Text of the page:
2. Choose your favorite child early and make sure the choice is clear to the other children. Children need a sense of security in their lives. It can be quite traumatic to walk around in a haze of doubt for the first decades of your life, only learning after it is already too late that Mommy and Daddy really didn't really love you as much as the others. Make it clear to your children from the outset. For example, look at how much confusion we inadvertantly caused the State of Israel. They somehow got the impression that because their statehood was ratified by the UN, that they were therefore accepted as equal with the other states. It has taken literally decades of constant followup work -- keeping them off committees, establishing programme after programme solely to criticize them -- to correct this misapprehension on their part. Don't make the same mistake we did. Get it out in the open.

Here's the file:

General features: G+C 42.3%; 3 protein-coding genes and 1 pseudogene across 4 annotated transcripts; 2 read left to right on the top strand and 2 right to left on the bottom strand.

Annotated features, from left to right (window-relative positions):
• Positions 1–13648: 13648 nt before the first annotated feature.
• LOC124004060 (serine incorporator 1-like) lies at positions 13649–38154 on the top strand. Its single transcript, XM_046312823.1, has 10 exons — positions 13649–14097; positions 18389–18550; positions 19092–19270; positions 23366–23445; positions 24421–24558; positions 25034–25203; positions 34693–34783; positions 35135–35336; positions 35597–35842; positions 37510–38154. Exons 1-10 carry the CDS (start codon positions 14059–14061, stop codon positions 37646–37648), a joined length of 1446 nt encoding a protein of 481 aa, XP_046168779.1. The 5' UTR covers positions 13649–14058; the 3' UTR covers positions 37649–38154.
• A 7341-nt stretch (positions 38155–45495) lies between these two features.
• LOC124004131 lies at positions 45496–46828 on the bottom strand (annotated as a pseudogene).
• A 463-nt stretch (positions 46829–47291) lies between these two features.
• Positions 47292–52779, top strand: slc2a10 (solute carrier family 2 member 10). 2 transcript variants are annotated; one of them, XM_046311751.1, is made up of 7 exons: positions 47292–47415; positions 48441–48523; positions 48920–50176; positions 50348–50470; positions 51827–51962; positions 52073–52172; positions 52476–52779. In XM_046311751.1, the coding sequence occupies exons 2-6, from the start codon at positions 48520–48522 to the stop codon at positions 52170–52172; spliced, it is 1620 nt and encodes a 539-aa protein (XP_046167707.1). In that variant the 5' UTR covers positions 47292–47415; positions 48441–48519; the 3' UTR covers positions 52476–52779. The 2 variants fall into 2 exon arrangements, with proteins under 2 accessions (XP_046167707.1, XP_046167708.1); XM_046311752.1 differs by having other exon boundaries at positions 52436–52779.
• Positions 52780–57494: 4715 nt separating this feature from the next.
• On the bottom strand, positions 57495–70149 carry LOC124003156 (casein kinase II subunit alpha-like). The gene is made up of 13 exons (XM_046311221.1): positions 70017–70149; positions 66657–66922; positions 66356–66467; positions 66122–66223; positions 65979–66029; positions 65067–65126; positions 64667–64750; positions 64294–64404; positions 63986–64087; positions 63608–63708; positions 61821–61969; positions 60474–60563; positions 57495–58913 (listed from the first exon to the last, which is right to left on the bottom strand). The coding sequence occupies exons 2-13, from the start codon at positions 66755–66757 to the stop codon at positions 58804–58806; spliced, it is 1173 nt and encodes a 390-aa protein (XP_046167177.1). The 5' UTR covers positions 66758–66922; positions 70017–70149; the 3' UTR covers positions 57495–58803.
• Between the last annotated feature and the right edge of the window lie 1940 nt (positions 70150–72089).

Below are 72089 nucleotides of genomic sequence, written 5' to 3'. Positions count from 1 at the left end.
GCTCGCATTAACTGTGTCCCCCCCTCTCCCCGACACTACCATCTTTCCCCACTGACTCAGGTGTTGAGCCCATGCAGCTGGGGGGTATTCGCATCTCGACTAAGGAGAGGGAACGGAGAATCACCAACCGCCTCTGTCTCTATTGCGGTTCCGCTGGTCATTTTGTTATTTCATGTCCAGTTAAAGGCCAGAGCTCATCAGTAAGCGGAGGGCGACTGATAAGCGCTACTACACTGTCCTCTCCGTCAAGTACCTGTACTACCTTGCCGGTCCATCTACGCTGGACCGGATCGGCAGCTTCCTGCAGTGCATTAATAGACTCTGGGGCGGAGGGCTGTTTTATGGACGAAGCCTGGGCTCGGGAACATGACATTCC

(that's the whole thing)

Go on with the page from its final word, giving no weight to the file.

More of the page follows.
3. Frequently discipline your less favored children using general condemnations and empty threats. Your children need to know who's boss, so it is important to direct a steady stream of vitriol at them, day and night. Of course, you don't want to criticize them all and risk crushing your favored children's psyches. It's better to pick out a few and make a show of pestering them, so that all of the children will see it and be aware of your authority. However you have to be careful how you do it. Under no circumstances should any of your threats result in any follow up action that would inconvenience you, or take time away from cocktail party hour. If your children don't respond to a threat, repeat it, several times if need be. If they still don't listen, slowly weaken the threat. They'll eventually get it, or the whole thing will slowly go away until they finally move out of the house. Either way, it won't be your problem anymore. I can only point to the situation in Iraq as a textbook example of this technique in action. Look at all of the trouble the US has caused by constantly trying to "follow through" on everything, when we had managed the situation quite effectively for a decade or more without even breaking a sweat.